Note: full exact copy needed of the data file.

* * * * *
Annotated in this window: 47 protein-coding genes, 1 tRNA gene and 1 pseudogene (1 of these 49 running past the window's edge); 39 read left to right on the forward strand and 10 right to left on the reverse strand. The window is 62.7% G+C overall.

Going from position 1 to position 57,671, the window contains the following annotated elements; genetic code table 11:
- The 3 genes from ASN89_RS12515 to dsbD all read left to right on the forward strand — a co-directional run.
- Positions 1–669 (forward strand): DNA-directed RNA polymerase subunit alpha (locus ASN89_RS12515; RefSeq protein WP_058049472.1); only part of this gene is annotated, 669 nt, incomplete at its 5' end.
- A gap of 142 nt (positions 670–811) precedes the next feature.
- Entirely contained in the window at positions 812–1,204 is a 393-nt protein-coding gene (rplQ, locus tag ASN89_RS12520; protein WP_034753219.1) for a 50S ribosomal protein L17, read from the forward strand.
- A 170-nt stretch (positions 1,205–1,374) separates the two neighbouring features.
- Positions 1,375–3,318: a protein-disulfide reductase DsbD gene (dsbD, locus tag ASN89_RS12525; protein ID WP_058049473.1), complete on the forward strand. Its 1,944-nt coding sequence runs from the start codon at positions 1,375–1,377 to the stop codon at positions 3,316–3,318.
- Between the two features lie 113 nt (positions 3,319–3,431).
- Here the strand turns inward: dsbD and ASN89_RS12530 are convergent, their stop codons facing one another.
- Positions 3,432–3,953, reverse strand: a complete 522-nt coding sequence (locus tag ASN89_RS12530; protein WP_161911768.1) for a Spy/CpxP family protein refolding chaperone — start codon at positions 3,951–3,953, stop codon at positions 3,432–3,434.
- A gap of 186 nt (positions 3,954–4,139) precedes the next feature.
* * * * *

Annotated in this window: 47 protein-coding genes, 1 tRNA gene and 1 pseudogene (1 of these 49 running past the window's edge); 39 read left to right on the forward strand and 10 right to left on the reverse strand. The window is 62.7% G+C overall.

Going from position 1 to position 57,671, the window contains the following annotated elements; genetic code table 11:
- The 3 genes from ASN89_RS12515 to dsbD all read left to right on the forward strand — a co-directional run.
- Positions 1–669 (forward strand): DNA-directed RNA polymerase subunit alpha (locus ASN89_RS12515; RefSeq protein WP_058049472.1); only part of this gene is annotated, 669 nt, incomplete at its 5' end.
- A gap of 142 nt (positions 670–811) precedes the next feature.
- Entirely contained in the window at positions 812–1,204 is a 393-nt protein-coding gene (rplQ, locus tag ASN89_RS12520; protein WP_034753219.1) for a 50S ribosomal protein L17, read from the forward strand.
- A 170-nt stretch (positions 1,205–1,374) separates the two neighbouring features.
- Positions 1,375–3,318: a protein-disulfide reductase DsbD gene (dsbD, locus tag ASN89_RS12525; protein ID WP_058049473.1), complete on the forward strand. Its 1,944-nt coding sequence runs from the start codon at positions 1,375–1,377 to the stop codon at positions 3,316–3,318.
- Between the two features lie 113 nt (positions 3,319–3,431).
- Here the strand turns inward: dsbD and ASN89_RS12530 are convergent, their stop codons facing one another.
- Positions 3,432–3,953, reverse strand: a complete 522-nt coding sequence (locus tag ASN89_RS12530; protein WP_161911768.1) for a Spy/CpxP family protein refolding chaperone — start codon at positions 3,951–3,953, stop codon at positions 3,432–3,434.
- A gap of 186 nt (positions 3,954–4,139) precedes the next feature.